Three essays each coherent This is Nietzsche's best work Almost all of his major ideas lurk within this book I would recommend the audio version There's just something about Nietzsche that when he's read aloud you just feel the contempt and frustration you know he has for mankind and even the reader of his book He'll say the world needs artist and poets He feels his truths and the reader feels them too There's good and there's bad with Nietzsche He has special dislike for women and feminism which even transcends the time period he's writing in I could probably identify 10 statements through out the book that even a modern day misogynist would blush at I hope that doesn't stop modern readers from reading this short masterpiece of a workEverything we know is tinted by our current context its history and our expectations Nietzsche does say in the book that most of philosophy is ahistorical but in order to understand the proper context history must first be understood One of my favorite statements made by modern day homophobes often in the guise of religion is marriage is between a man and a woman and it was Adam and Eve in the Garden of Eden not Adam and Steve They always forget to mention the talking snake and they were right when they made it a tautology but unfortunately for them the world has moved and now it's 'marriage is between consenting adults' and there is a new tautology in playThe theme that really ties all three essays together is that 'man prefers the will to nihilism than the will to nothing' The Christian and Nietzsche seems to focus mostly on the most popular religion in Western Europe at that time is the most nihilistic person of all for they have outsourced their morality to somebody else Who truly acts for the good? The person who is promised an eternal life for performing according to scripture or the person who does the good for its own sake Nietzsche is not a nihilist He has a system and he defends them within these three essaysThere are no truths there are only perspectives leading to the 'free spirit' as he said in the third essay and in the first essay or maybe the second? he says what free spirit would actually do wrong because he has no God keeping him from acting wrongly? Almost none The inclusive set of beliefs that include the other inferior systems a recursive process of sorts give his rank order of being leading to his 'perspectivism' of truth and keeping out of a nihilistic trap He's really clued into the 'pernicious teleological' way for thinking that permeates society today He illustrates by saying the hand was made to grasp after all that's what we do with it The world gives but it also takes Idle chatter distracts He does obliuely mention his solution of 'modified poverty' my words for the fulfillment of a philosopher artist poet or even a regular human like me The philosopher should only have the bare minimum necessary to survive and the rest is too much this will be another spot where he makes a gratuitous misogynistic statement which adds nothing to the point and ends up taking than giving except for the gratuitous statement against women I have hearitly endorsed this advice for my life He has hints of his 'eternal return' within the second essay But he only takes it as far as the absolute determination of the world He knows man is an animal but uotes Spencer 'survival of the fittest' than Darwin or Huxely Darwin's bulldog He's definitely got a book that Nazis could embraced if they ignore the parts they don't like He is not anti Semite he goes out of his way to attack the anti Semites but he does state the last great man was Napoleon and Germans after 1930 could put Hitler within Nietsche's context of greatness This book surprised me by how much what the Nazis thought could fit into this book with a little bit of editing Will to Power is a term people love to throw out when discussing Nietzsche Nobody gets it right I suspect even Nietzsche doesn't always know what he means by it But in the context of some of the book he will say man's instinct to freedom or what I call 'will to power' Nietzsche doesn't believe in 'free will' as originally defined by St Augustine because St Augustine uses it for man analogously to God creating the universe The 'will' is in line with that which contain all of our feelings passions and emotions the Dionysian man our rational intuitions of sorts The power is our drive or driving because Nietzsche would say we are always becoming we never are Our drive comes about because everything that is must maintain itself and strives to conuer what is beyond it That's why Nietzsche calls out Napoleon as he does That's why the Nazis would have embraced this book because Hitler would be their ideal man Their aesthetic priest Man is an animal and thus has the instincts of an animal Debt and Guilt apparently practically the same word in German are the onus society puts on us Historically cutting off someone's arm would compensate for my loss As if their suffering would make me better That's how religion gets started The ultimate Christian sacrifice is of course Jesus on the Cross as payment Of course Nietzsche calls all of this bunk Everything up til know has been designed in such a way to take away our 'instinct of freedom' or our 'will to power' The masters have been enslaved by the slaves the Roman Nobels by the Jews according to Nietzsche Our system of values have been turned upside down where the pitifiul the needy and the vulgar has been made the nobel the good and the hoped for Nietzsche is clear Man took a wrong turn after Homer Truth or the best perspective is disclosed to man by appearance It's not necessarily to have a Copernican Revolution of the Mind he uotes Kant surprisingly often and actually in flattering ways or to think that Plato's Cave with ideal forms is helpful Truth is not correctness There are clear links to existentialism running throughout this book Man is absolutely responsible for his own actions because of his freedom that he is given according to him Man first historically has created someone to blame this is another one of the 10 times he'll single out women in a misogynistic way thus leading to religion and probably psychiatrists The hermeneutics of suspicion used by Nietzsche are clearly borrowed by the early 20th century psychoanalysts and this book shows why It's not what we see when we look at the great piece of art but it's what the artist thinks That forms the basis of his aesthetic ideal They are going to lead us out of the wildernessI don't like most of what Nietzsche says but I love his thought process I'm glad that Republicans don't like him because they falsely see him as a Nihilist but he surely is an Atheist and they would be able to argue their viewpoints from a stronger perspective if they would take the time to read a masterpiece like this Nietzsche knows how to 'feel' his way to the best perspective and in no uncertain terms he like the Republicans put the onus on the individual and they would discount time and chance and say that government or society is the problem not the solution and most of all would never think there but for the grace of the universe go I since they both think the absolute freedom trumps euality almost always I suspect Nietzsche never wrote anything coherent than this book of essays but he's always worth reading and I would recommend this book because of the depth and cohesion within the book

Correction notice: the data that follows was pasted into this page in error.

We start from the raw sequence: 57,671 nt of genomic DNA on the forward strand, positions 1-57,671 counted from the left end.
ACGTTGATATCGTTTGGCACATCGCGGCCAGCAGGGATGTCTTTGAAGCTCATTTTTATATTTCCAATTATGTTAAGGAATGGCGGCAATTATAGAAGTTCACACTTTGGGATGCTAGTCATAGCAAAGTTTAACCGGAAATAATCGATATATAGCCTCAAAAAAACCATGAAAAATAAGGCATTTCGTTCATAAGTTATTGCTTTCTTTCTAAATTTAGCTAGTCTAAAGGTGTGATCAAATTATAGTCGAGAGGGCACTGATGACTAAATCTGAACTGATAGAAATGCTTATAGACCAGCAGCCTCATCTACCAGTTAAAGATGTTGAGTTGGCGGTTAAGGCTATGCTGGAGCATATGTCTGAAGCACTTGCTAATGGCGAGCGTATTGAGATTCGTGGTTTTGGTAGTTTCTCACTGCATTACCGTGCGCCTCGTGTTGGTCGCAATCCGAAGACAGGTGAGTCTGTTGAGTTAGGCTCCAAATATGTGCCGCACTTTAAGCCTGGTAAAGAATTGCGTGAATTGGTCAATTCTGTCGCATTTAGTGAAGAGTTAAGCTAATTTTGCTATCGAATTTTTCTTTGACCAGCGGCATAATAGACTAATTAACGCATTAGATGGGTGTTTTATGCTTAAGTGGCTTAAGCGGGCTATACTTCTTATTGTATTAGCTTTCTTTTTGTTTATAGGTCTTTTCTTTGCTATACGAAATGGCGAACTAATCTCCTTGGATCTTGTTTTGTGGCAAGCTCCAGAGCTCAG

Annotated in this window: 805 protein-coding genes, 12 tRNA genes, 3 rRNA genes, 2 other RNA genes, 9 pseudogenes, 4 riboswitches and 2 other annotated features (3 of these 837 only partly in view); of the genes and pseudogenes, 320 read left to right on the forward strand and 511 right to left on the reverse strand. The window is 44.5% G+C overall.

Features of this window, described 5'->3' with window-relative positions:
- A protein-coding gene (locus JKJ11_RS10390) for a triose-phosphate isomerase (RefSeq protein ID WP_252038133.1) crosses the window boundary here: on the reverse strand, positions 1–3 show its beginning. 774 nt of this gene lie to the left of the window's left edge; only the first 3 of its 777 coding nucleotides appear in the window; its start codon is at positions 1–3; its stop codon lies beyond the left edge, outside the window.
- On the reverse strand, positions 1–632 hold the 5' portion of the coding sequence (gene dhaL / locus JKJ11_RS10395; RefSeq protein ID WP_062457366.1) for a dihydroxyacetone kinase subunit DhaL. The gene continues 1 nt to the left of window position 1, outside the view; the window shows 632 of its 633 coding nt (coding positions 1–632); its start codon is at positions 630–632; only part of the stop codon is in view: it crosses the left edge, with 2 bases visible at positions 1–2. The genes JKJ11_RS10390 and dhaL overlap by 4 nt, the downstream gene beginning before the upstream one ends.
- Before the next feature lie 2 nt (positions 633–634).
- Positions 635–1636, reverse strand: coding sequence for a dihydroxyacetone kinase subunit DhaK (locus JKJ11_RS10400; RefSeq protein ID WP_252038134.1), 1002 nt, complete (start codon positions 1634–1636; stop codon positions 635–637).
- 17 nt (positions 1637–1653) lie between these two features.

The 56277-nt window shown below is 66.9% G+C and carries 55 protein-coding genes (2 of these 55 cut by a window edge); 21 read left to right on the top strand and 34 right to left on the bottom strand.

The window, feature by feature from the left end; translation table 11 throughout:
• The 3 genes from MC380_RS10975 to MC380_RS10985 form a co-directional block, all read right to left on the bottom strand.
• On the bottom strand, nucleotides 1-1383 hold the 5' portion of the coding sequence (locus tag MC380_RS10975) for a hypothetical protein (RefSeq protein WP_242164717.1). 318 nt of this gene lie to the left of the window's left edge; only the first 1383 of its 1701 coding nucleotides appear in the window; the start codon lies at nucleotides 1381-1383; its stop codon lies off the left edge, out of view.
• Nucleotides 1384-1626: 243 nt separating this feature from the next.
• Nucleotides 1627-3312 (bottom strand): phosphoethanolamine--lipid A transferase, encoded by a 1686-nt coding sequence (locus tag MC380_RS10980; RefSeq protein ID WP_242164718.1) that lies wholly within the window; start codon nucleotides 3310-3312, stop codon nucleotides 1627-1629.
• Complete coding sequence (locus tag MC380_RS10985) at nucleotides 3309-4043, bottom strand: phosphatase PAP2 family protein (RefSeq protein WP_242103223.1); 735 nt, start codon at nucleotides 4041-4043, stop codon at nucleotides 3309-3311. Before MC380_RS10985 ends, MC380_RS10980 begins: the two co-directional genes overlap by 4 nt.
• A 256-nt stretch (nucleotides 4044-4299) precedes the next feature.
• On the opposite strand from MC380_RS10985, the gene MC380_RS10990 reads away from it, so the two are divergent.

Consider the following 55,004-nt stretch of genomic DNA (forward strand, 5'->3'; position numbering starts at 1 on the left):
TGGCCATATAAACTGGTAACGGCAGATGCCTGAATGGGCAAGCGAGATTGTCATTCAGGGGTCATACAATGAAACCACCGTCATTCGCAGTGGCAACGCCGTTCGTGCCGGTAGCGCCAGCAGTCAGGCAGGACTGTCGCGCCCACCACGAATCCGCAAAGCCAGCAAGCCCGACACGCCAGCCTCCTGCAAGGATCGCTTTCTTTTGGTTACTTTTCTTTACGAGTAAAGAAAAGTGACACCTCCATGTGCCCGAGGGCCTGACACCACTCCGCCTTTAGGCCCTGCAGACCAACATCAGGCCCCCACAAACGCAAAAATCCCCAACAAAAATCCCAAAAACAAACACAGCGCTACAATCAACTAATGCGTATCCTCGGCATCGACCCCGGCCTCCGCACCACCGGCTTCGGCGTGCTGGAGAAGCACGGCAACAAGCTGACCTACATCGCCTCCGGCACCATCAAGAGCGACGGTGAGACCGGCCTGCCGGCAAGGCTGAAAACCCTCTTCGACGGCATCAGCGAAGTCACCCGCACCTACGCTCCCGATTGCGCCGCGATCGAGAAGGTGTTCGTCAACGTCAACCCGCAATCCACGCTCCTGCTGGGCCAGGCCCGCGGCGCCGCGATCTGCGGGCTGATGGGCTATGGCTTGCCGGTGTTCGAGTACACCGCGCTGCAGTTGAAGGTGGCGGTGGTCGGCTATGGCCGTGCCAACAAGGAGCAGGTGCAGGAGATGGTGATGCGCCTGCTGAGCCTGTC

8. Ryan Ryan says: